Piece of Cake: Yes, 3D Printers Can Make Food

Who doesn’t love waking up in the morning with food already prepared for them by someone? — but in this case, by something! That’s right! 3D printers can make food and it’s just as futuristic as you think. It sounds complex but scientists think that food-making 3D printers can be used by people in their homes in the future. 

Find out how!

How 3D Printers Can Make Food

A few days ago, scientists from Columbia University made news because they were able to make cheesecake using 3D printers. Though plenty of others tried making 3D-printed food before (such as researchers from Cornell University in 2008, biozoon GmbH from 2012-2015, Novameat in 2018, and many more), Jonathan Blutinger and his team were able to print cheesecake that had layers that didn’t collapse.

The structural integrity of the 3D-printed cheesecake was important for the researchers — early versions of the cake didn’t hold up as there wasn’t enough Graham cracker paste; thus, the cake was too mushy. As for the taste, Jonathan Blutinger told the Guardian, “It definitely tasted like something I hadn’t tried before,” however, he added, “I rather enjoyed it, but it’s not a conventional mix. We’re not Michelin chefs.”

As for how 3D printed cakes are made, the researchers squeezed the ingredients in syringes for the printer to deposit thin lines — a blue laser was then used to finally top the cake with browned Graham crackers. The result of the cake that the printer made had several layers of Graham cracker paste, peanut butter, banana purée, Nutella, strawberry jam, cherry drizzle, and frosting — yup, it only has 7 ingredients! That’s why scientists believe that soon, people can use 3D printers to make cakes in their own homes!

3D Printers: The Next Big Thing in Kitchen Appliances?

Many believe that 3D printers are the future of food-making. Last year, Mooji Meats attempted to make plant-based meat using 3D printers. Even NASA has been investigating the use of 3D printers to make meals for their astronauts.

Jonathan Blutinger told CNN, “If this [technology] were to hit the market, it’s like having an iPod without any MP3 files,” he added, “So there needs to be a place where you can download recipes, create your own recipes and get some inspiration for what you can actually do with this machine in order for it to really take off in a big way.”

Now that cheesecake can be made using 3D printers, Jonathan Blutinger believes that other kinds of food can eventually be made using the device. He told the Guardian, “We can print chicken, beef, vegetables and cheese. Anything that can be turned into a paste, liquid or powder.”

3D printers that can make food aren’t exclusive for home use. A philosopher from Simon Fraser University, Andrew Feenberg, thinks that 3D printers are better to have in restaurants. He told the Guardian, “It might turn out to be more useful in restaurants and cafeterias where the loading of ingredients and software programs could be done during slack hours.”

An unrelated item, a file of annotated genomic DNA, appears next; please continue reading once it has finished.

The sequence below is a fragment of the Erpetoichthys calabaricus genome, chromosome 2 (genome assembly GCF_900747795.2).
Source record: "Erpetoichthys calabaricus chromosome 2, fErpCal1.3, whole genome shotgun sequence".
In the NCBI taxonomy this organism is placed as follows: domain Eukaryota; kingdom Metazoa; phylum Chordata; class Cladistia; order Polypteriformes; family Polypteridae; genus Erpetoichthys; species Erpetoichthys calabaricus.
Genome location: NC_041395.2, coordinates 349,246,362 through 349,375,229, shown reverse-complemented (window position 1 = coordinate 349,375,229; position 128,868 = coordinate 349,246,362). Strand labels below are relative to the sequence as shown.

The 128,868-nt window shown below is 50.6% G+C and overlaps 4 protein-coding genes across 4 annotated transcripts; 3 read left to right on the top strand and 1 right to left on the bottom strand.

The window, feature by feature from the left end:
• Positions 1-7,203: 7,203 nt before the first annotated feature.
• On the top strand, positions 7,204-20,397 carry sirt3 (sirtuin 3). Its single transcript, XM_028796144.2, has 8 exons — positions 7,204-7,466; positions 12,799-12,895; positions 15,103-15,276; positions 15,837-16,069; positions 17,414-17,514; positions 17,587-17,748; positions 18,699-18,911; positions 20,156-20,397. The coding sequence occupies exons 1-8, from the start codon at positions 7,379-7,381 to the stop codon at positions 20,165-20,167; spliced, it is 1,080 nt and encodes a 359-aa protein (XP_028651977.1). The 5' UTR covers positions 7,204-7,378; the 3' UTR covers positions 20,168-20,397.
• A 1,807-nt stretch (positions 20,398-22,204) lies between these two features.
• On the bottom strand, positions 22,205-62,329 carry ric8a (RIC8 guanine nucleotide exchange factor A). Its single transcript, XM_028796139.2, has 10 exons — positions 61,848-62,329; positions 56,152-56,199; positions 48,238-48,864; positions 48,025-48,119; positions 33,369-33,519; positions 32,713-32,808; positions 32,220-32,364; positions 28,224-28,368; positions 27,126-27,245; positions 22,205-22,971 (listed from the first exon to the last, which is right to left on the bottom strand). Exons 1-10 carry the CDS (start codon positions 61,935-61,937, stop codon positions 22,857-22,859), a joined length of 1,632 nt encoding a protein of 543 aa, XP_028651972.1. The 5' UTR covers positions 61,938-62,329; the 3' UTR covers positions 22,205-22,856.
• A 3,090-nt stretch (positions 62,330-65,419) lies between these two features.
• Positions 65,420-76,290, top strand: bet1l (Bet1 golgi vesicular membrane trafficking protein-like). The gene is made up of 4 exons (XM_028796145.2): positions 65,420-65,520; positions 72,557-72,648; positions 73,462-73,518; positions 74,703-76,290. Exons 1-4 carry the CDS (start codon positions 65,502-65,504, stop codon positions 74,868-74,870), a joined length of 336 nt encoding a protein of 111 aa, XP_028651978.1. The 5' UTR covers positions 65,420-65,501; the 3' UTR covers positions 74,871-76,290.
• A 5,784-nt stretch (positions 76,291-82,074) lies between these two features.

Is it Safe?

It might be exciting to use 3D printers to make food, however, there might be potential health problems that people may face when using the device for that purpose. Dr. Peter Byrley of the Environmental Protection Agency released a statement saying, “A potential societal benefit of this research is to increase public awareness of 3D printer emissions, and of the possibly higher susceptibility of children.” His statement was also released to let people know that 3D-printed food is still a new concept. Therefore, most experts are still unaware of the health problems that people can potentially suffer from.

Other health experts say that 3D-printed food may have toxic chemicals and tiny particles that are bad for the lungs. They believe that there might also be plastic particles in the 3D-printed food as 3D printers are used mainly to create objects using thermoplastics, polymers, metals, and other materials that can produce chemical by-products.


3D printers can make food now! — and scientists were overjoyed to let the public know that they were finally able to make cheesecake using the high-tech device. Moreover, 3D-printed food can also potentially be made in our houses in the future. Who knows, they may even help alleviate world hunger one day.

However, consuming 3D-printed food is said to come with health risks; other researchers believe that foods made using 3D printers have toxic chemicals in them. Therefore, until the experts can definitively give the public the go signal (that 3D-printed foods are safe to eat), it’s probably the best and only time when we can use the machine for that purpose.

The Charlotte Weekly